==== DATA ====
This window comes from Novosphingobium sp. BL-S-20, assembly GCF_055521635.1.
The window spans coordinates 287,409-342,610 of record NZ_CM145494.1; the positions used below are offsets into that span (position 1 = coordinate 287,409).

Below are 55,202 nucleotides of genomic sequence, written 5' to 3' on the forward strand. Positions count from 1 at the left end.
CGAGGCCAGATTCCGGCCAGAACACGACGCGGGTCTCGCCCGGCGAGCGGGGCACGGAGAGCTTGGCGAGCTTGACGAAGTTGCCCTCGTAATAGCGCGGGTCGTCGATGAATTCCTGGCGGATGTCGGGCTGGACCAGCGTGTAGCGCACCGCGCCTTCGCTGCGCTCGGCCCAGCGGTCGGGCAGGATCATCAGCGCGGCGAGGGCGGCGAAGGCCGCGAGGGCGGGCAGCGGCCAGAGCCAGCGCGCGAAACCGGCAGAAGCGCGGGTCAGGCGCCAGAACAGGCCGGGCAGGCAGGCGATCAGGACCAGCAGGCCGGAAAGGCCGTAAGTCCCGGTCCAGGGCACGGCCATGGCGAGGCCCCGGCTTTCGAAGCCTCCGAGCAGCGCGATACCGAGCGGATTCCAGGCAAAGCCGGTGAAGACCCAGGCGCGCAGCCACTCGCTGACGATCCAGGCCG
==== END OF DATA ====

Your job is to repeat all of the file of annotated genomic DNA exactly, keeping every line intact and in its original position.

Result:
This window comes from Novosphingobium sp. BL-S-20, assembly GCF_055521635.1.
The window spans coordinates 287,409-342,610 of record NZ_CM145494.1; the positions used below are offsets into that span (position 1 = coordinate 287,409).

Below are 55,202 nucleotides of genomic sequence, written 5' to 3' on the forward strand. Positions count from 1 at the left end.
CGAGGCCAGATTCCGGCCAGAACACGACGCGGGTCTCGCCCGGCGAGCGGGGCACGGAGAGCTTGGCGAGCTTGACGAAGTTGCCCTCGTAATAGCGCGGGTCGTCGATGAATTCCTGGCGGATGTCGGGCTGGACCAGCGTGTAGCGCACCGCGCCTTCGCTGCGCTCGGCCCAGCGGTCGGGCAGGATCATCAGCGCGGCGAGGGCGGCGAAGGCCGCGAGGGCGGGCAGCGGCCAGAGCCAGCGCGCGAAACCGGCAGAAGCGCGGGTCAGGCGCCAGAACAGGCCGGGCAGGCAGGCGATCAGGACCAGCAGGCCGGAAAGGCCGTAAGTCCCGGTCCAGGGCACGGCCATGGCGAGGCCCCGGCTTTCGAAGCCTCCGAGCAGCGCGATACCGAGCGGATTCCAGGCAAAGCCGGTGAAGACCCAGGCGCGCAGCCACTCGCTGACGATCCAGGCCG